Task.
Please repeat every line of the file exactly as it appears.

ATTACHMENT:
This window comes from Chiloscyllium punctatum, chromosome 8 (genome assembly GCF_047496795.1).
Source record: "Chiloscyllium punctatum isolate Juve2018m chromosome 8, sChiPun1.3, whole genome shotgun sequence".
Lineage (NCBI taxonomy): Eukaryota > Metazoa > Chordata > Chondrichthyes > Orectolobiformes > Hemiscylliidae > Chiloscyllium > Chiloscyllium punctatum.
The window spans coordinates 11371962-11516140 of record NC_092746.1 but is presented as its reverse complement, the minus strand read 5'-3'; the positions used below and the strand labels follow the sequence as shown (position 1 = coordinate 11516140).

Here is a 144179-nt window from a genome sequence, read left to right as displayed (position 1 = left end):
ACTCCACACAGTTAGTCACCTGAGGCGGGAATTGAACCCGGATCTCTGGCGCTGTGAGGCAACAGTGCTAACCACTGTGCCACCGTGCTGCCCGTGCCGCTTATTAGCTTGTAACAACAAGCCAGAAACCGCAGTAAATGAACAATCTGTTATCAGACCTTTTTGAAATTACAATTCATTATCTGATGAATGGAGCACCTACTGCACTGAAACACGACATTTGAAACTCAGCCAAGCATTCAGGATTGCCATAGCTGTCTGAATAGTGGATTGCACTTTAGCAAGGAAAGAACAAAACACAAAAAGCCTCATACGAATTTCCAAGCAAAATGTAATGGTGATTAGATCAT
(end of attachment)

This window comes from Chiloscyllium punctatum, chromosome 8 (genome assembly GCF_047496795.1).
Source record: "Chiloscyllium punctatum isolate Juve2018m chromosome 8, sChiPun1.3, whole genome shotgun sequence".
Lineage (NCBI taxonomy): Eukaryota > Metazoa > Chordata > Chondrichthyes > Orectolobiformes > Hemiscylliidae > Chiloscyllium > Chiloscyllium punctatum.
The window spans coordinates 11371962-11516140 of record NC_092746.1 but is presented as its reverse complement, the minus strand read 5'-3'; the positions used below and the strand labels follow the sequence as shown (position 1 = coordinate 11516140).

Here is a 144179-nt window from a genome sequence, read left to right as displayed (position 1 = left end):
ACTCCACACAGTTAGTCACCTGAGGCGGGAATTGAACCCGGATCTCTGGCGCTGTGAGGCAACAGTGCTAACCACTGTGCCACCGTGCTGCCCGTGCCGCTTATTAGCTTGTAACAACAAGCCAGAAACCGCAGTAAATGAACAATCTGTTATCAGACCTTTTTGAAATTACAATTCATTATCTGATGAATGGAGCACCTACTGCACTGAAACACGACATTTGAAACTCAGCCAAGCATTCAGGATTGCCATAGCTGTCTGAATAGTGGATTGCACTTTAGCAAGGAAAGAACAAAACACAAAAAGCCTCATACGAATTTCCAAGCAAAATGTAATGGTGATTAGATCAT